Geriatric medicine is all about frailty these days. But what is the concept of frailty and how can we measure it? I heard about frailty before but I never paid too much attention.

Here is what I learn about frailty very recently.

Everything there is to know about frailty is summarized in a seminar published in the Lancet by Kent Rockwood (1).

Here is there definition. Frailty is a state of vulnerability to poor resolution of homeostasis after a stressor event and is a consequence of cumulative decline in many physiological systems during a lifetime. This definition is fairly simple and easy to understand but does not give any clear information about how to measure it.

There are two different way to evaluate the concept of frailty:

  1. The phenotype of frailty: that was developed by Linda Fried (2). It describes five different aspect of frailty. If you have three of them, you are considered frail, one or two, pre-frail, and zero, you are a robust person.

Frail elderly people according to this definition are associated with adverse outcomes (fall, hospitalisation, death, mobility and function) at 3-5 years. There are some negative aspects with this index though. The prospective cohort that they used was not previously designed to measure frailty (which to me is not a problem because that is mostly what we do today. We use large database and create research questions afterward that the database can answer). But the major point is that this frailty tool does not include Parkinson (not a problem because I really think they are a special population and there characteristics are not generalizable), depression (fair enough) and cognitive impairment. This could be a problem. Elderly with cognitive impairment: are they more likely to by frail? This is debatable. I can understand though why they excluded them because this tool is a series of questions that you have to be able to recall from memory.

Finally, to complete the phenotype index, we need to measure the gait and the grip strength in a specific way, which could be a problem in a primary care setting and surely in the emergency department.

Bottom line: interesting, but not perfect.

  1. The cumulative frailty index: developed by Kent Rockwood (3). This index is very mathematical:

Number of deficits of the patient/ Number of deficits possible to measure

This definition seems very simple. The more deficits you have, the more frail you are until you reach a point not compatible with life. At first, the total number of deficit was 90. They used a non-exhaustive geriatric assessment and labs values to get to this 90 number. Again, this frailty index was associated with adverse outcomes. I could not find a specific cut-off that was ideal to integrate a dichotomic answer (frail or not frail). Fortunately, another study showed that if we use a total of 30 deficits, we have the same results (4).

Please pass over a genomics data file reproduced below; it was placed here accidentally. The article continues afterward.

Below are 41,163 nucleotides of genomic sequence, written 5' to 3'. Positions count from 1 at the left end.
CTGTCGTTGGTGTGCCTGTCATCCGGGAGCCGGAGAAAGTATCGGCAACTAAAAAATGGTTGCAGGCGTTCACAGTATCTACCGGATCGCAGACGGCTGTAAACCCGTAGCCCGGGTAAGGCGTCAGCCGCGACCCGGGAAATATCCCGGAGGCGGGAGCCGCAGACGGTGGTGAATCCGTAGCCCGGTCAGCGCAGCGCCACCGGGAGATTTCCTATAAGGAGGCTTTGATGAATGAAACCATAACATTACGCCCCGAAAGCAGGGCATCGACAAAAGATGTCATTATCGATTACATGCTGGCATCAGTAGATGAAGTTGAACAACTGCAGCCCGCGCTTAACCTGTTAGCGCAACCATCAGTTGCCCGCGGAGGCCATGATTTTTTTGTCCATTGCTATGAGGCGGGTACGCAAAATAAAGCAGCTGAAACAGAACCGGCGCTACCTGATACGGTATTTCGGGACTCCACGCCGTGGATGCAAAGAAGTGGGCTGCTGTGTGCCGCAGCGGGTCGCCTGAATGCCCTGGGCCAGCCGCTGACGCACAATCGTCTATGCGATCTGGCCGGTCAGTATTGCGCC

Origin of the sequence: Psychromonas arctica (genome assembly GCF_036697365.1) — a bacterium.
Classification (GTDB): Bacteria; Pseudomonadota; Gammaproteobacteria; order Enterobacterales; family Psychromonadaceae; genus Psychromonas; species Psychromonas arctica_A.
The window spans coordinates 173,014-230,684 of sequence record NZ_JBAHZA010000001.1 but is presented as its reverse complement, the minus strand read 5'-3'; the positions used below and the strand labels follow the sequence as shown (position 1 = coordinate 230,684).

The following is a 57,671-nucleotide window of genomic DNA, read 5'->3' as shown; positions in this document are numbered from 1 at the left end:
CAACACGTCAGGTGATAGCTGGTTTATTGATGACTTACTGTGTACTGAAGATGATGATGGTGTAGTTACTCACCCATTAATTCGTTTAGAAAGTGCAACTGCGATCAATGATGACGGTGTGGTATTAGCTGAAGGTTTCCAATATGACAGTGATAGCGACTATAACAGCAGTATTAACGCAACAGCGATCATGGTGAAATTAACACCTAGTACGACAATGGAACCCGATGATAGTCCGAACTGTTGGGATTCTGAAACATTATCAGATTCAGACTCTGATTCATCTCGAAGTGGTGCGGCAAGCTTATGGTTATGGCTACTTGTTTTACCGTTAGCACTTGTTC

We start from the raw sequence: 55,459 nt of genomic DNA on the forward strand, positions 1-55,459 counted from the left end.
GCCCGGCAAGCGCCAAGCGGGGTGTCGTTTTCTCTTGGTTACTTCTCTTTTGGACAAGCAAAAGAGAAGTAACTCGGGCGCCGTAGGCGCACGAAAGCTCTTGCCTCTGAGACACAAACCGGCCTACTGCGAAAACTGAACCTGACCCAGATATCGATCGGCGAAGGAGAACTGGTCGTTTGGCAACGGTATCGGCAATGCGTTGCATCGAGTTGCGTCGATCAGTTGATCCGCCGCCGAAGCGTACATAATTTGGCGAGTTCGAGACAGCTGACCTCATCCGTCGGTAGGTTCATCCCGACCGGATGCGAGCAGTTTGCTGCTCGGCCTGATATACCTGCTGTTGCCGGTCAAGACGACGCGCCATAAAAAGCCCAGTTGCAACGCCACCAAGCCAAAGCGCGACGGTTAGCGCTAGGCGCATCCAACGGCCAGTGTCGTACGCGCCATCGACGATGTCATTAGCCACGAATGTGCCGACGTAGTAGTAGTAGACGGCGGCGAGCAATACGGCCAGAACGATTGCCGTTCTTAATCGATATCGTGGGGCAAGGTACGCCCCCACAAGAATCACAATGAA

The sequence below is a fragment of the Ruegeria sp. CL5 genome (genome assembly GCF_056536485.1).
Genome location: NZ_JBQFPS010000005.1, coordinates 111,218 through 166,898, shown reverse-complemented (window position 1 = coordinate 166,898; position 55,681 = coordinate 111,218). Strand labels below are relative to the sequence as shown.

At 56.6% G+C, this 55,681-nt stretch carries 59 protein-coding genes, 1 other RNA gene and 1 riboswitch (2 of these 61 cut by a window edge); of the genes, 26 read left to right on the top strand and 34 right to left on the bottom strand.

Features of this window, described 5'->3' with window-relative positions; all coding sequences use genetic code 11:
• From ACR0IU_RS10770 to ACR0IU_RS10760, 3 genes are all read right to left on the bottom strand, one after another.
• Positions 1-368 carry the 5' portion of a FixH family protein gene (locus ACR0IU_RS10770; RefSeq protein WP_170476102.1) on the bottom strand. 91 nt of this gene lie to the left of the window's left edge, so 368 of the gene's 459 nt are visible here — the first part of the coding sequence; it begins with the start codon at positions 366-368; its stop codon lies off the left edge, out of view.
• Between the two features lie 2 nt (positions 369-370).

Finally, this index is very interesting, but how can we measure it in the emergency department? We need a GEM nurse to do this work. That is the simple answer. But the question is far more complicated than that. When the GEM nurse is involved in a case, it is usually because we suspect that this elderly person is at risk for adverse outcomes; aka frail. Then, do we need the frailty index? One of the particularly interesting parts of the frailty is to use this concept at the beginning of the medical evaluation: the triage. Is this realistically doable at triage? The philosophy of triage is to do a quick evaluation in less than 2 minutes to rapidly categorize a level of priority. Should we re-think this?

Now, we know more about frailty, but we still don’t know what is to best way to measure it in the emergency department.

Who will find the answer? Welcome to the frailty competition…may the more robust searcher win!



  1. Clegg A, Young J, Iliffe S, Rikkert MO, Rockwood K. Frailty in elderly people. Lancet. 2013 Mar 2;381(9868):752-62. PubMed PMID: 23395245. Pubmed Central PMCID: 4098658.
  2. Fried LP, Tangen CM, Walston J, Newman AB, Hirsch C, Gottdiener J, et al. Frailty in older adults: evidence for a phenotype. The journals of gerontology Series A, Biological sciences and medical sciences. 2001 Mar;56(3):M146-56. PubMed PMID: 11253156.
  3. Jones DM, Song X, Rockwood K. Operationalizing a frailty index from a standardized comprehensive geriatric assessment. Journal of the American Geriatrics Society. 2004 Nov;52(11):1929-33. PubMed PMID: 15507074.
  4. Song X, Mitnitski A, Rockwood K. Prevalence and 10-year outcomes of frailty in older adults in relation to deficit accumulation. Journal of the American Geriatrics Society. 2010 Apr;58(4):681-7. PubMed PMID: 20345864.




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